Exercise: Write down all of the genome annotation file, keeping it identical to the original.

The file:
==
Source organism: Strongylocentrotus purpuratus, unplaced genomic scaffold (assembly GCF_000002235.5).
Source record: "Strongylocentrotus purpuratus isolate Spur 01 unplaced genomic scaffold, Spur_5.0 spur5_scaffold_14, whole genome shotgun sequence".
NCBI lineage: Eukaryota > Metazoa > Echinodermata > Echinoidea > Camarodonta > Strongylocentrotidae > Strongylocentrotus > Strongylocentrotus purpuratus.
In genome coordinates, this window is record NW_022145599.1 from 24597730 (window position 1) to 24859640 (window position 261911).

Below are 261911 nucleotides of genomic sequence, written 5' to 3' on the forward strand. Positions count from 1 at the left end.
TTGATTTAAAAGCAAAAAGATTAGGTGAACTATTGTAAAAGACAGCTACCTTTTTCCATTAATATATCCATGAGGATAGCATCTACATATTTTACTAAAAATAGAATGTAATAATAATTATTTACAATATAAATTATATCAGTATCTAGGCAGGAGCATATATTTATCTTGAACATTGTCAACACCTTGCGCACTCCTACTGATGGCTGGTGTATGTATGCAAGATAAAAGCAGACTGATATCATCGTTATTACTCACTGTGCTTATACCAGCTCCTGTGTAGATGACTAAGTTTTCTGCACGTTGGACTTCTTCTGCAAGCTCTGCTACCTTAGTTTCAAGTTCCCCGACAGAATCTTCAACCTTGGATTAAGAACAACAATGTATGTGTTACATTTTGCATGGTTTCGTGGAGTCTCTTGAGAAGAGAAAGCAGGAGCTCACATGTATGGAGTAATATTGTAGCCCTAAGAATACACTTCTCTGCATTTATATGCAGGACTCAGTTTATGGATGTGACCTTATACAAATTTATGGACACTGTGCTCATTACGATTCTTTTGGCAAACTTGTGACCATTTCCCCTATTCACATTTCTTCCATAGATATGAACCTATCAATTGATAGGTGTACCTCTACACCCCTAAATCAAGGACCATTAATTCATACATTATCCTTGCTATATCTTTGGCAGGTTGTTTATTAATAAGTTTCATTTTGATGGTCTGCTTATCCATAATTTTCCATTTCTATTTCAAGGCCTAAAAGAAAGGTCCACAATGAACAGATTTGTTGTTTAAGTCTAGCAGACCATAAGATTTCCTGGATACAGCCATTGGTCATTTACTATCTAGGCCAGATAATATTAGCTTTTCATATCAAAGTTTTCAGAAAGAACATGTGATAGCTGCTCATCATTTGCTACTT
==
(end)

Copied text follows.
Source organism: Strongylocentrotus purpuratus, unplaced genomic scaffold (assembly GCF_000002235.5).
Source record: "Strongylocentrotus purpuratus isolate Spur 01 unplaced genomic scaffold, Spur_5.0 spur5_scaffold_14, whole genome shotgun sequence".
NCBI lineage: Eukaryota > Metazoa > Echinodermata > Echinoidea > Camarodonta > Strongylocentrotidae > Strongylocentrotus > Strongylocentrotus purpuratus.
In genome coordinates, this window is record NW_022145599.1 from 24597730 (window position 1) to 24859640 (window position 261911).

Below are 261911 nucleotides of genomic sequence, written 5' to 3' on the forward strand. Positions count from 1 at the left end.
TTGATTTAAAAGCAAAAAGATTAGGTGAACTATTGTAAAAGACAGCTACCTTTTTCCATTAATATATCCATGAGGATAGCATCTACATATTTTACTAAAAATAGAATGTAATAATAATTATTTACAATATAAATTATATCAGTATCTAGGCAGGAGCATATATTTATCTTGAACATTGTCAACACCTTGCGCACTCCTACTGATGGCTGGTGTATGTATGCAAGATAAAAGCAGACTGATATCATCGTTATTACTCACTGTGCTTATACCAGCTCCTGTGTAGATGACTAAGTTTTCTGCACGTTGGACTTCTTCTGCAAGCTCTGCTACCTTAGTTTCAAGTTCCCCGACAGAATCTTCAACCTTGGATTAAGAACAACAATGTATGTGTTACATTTTGCATGGTTTCGTGGAGTCTCTTGAGAAGAGAAAGCAGGAGCTCACATGTATGGAGTAATATTGTAGCCCTAAGAATACACTTCTCTGCATTTATATGCAGGACTCAGTTTATGGATGTGACCTTATACAAATTTATGGACACTGTGCTCATTACGATTCTTTTGGCAAACTTGTGACCATTTCCCCTATTCACATTTCTTCCATAGATATGAACCTATCAATTGATAGGTGTACCTCTACACCCCTAAATCAAGGACCATTAATTCATACATTATCCTTGCTATATCTTTGGCAGGTTGTTTATTAATAAGTTTCATTTTGATGGTCTGCTTATCCATAATTTTCCATTTCTATTTCAAGGCCTAAAAGAAAGGTCCACAATGAACAGATTTGTTGTTTAAGTCTAGCAGACCATAAGATTTCCTGGATACAGCCATTGGTCATTTACTATCTAGGCCAGATAATATTAGCTTTTCATATCAAAGTTTTCAGAAAGAACATGTGATAGCTGCTCATCATTTGCTACTT